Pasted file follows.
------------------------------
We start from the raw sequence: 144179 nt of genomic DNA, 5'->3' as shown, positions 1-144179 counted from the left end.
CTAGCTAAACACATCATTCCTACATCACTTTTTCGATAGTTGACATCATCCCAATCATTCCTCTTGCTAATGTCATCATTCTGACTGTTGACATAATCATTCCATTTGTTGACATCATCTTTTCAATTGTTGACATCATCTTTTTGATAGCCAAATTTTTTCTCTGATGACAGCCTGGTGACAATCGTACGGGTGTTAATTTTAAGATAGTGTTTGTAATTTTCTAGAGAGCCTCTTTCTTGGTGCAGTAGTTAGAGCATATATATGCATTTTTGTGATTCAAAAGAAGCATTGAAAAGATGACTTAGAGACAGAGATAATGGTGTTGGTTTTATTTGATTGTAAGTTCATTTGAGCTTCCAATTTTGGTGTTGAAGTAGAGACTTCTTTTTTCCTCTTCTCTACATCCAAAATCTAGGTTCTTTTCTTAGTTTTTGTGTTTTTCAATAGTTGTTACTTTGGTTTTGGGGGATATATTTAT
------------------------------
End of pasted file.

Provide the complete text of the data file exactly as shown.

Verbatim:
We start from the raw sequence: 144179 nt of genomic DNA, 5'->3' as shown, positions 1-144179 counted from the left end.
CTAGCTAAACACATCATTCCTACATCACTTTTTCGATAGTTGACATCATCCCAATCATTCCTCTTGCTAATGTCATCATTCTGACTGTTGACATAATCATTCCATTTGTTGACATCATCTTTTCAATTGTTGACATCATCTTTTTGATAGCCAAATTTTTTCTCTGATGACAGCCTGGTGACAATCGTACGGGTGTTAATTTTAAGATAGTGTTTGTAATTTTCTAGAGAGCCTCTTTCTTGGTGCAGTAGTTAGAGCATATATATGCATTTTTGTGATTCAAAAGAAGCATTGAAAAGATGACTTAGAGACAGAGATAATGGTGTTGGTTTTATTTGATTGTAAGTTCATTTGAGCTTCCAATTTTGGTGTTGAAGTAGAGACTTCTTTTTTCCTCTTCTCTACATCCAAAATCTAGGTTCTTTTCTTAGTTTTTGTGTTTTTCAATAGTTGTTACTTTGGTTTTGGGGGATATATTTAT